Next Wave #1103: Etta Marcus

Dreamy pop melancholia that bursts out of definitions...

For 21-year-old Etta Marcus, 2022 has been a year of ‘firsts’: First EP, first music video, and first headline show, to name a few. After being booted out of a jazz conservatoire in early 2020 and hitting an all-time low, the entire world shut down. Etta was left heavy-hearted, but with time to kill, and an aptitude for songwriting. Serendipity ensued, and she emerged with a buoyant sonic future.

Clash caught up with Etta mere hours after her crack-of-dawn flight back to London from Germany’s Reeperbahn festival. Situated within the Imperial Theatre, a decadent, ruby velvet-clad sanctum, the space’s haunting luxury lent itself to Etta’s idyllic ambience, floating into the periphery of realism. But although she has nailed that dreamy, sad-girl tenderness, her musical aptitude and sonic inspiration reaches far beyond that.

“I was so used to being pigeonholed as sad girl writing, which I love, and I still will do that, but I think I wanted to break that mold a little bit and say, ‘I can do this as well,’” says Etta. “I never write fast songs. It’s not my thing. So I wanted to put myself outside of my comfort zone,” she continues. It’s yet another accomplishment to add to Etta’s running tab of ‘firsts’ this year. 

‘Crown’ is the dawn of the emotional odyssey that is ‘Heart-Shaped Bruise’. Etta teases the project, mediating on its themes of self-sabotage and the bitter end of a thorny relationship. “The EP goes through this arc, this sort of rise and fall. It starts off pretty intense and it falls into this lost period of time where you’re accepting that everything is over and that’s okay,” she says.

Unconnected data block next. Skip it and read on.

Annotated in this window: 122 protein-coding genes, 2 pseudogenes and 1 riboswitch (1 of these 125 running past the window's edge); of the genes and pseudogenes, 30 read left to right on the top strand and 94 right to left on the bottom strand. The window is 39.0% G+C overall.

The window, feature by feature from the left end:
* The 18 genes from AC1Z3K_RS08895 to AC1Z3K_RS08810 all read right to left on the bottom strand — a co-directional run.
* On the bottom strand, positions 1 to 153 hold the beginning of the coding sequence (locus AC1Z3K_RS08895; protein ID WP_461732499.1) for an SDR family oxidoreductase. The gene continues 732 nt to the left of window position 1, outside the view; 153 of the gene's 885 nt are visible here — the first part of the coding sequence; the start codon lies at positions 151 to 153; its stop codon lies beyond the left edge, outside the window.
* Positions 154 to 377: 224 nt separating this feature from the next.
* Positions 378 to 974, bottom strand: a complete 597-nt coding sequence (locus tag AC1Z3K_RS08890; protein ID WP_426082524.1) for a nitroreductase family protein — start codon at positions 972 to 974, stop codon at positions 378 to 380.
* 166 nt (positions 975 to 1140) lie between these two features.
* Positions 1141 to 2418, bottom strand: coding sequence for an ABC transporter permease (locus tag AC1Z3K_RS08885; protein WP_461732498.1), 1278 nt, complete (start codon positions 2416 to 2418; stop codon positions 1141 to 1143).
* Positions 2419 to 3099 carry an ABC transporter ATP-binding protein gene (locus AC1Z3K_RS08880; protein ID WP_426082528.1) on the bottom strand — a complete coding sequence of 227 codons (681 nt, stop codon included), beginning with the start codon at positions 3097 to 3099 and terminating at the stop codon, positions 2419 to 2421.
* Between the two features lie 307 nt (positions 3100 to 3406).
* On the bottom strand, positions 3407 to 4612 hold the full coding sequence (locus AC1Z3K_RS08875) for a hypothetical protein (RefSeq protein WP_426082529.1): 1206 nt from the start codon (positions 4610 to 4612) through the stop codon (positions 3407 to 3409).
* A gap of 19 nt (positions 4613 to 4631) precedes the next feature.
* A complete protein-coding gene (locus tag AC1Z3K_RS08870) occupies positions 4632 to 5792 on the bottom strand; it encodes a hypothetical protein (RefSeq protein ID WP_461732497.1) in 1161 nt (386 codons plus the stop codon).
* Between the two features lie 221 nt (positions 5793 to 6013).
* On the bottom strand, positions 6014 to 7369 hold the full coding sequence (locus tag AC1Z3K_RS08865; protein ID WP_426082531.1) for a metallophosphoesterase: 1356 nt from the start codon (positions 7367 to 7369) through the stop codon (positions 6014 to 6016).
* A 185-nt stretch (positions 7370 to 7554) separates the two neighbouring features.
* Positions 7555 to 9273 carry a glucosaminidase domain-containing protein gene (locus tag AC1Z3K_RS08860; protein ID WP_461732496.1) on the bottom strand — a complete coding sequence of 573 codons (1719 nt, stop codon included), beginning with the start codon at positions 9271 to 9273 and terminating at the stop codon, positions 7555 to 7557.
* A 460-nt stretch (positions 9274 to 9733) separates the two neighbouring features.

Enlivened by a blossoming love of poetry, Etta was inspired to write lyrics before melodies on this EP. She gushes about the odic majesty of Sylvia Plath and T.S. Eliot, a towering wall of books looming in the background. Her poetic inspirations track – there’s a literary wistfulness to her music that conjures the spectral melancholia of Mazzy Star and the dewy-eyed poignancy of Jeff Buckley. Like her inspirations, she’s equal parts emotive and technically remarkable. “I grew up classically trained, so all about vocal health. I do wacky vocal warmups like pretending to play ping pong and singing the words ‘ping pong,’” she giggles.

Eccentric pre-show rituals may be routine for Etta, but the discovery of ping-pong-inspired vocal warm-ups definitely belongs on Clash’s list of ‘firsts’. 

WHAT: Explicitly honest pop
WHERE: London
3 SONGS: ‘Crown’, ‘Provider’, ‘Salt Lake City’

FACT: For guitars, Etta tends to play a Telecaster – as she likes the trademark ‘twang’.

Words: Bella Savignano
Photography: Sophie Maynne
Fashion: Sabrina Soormally

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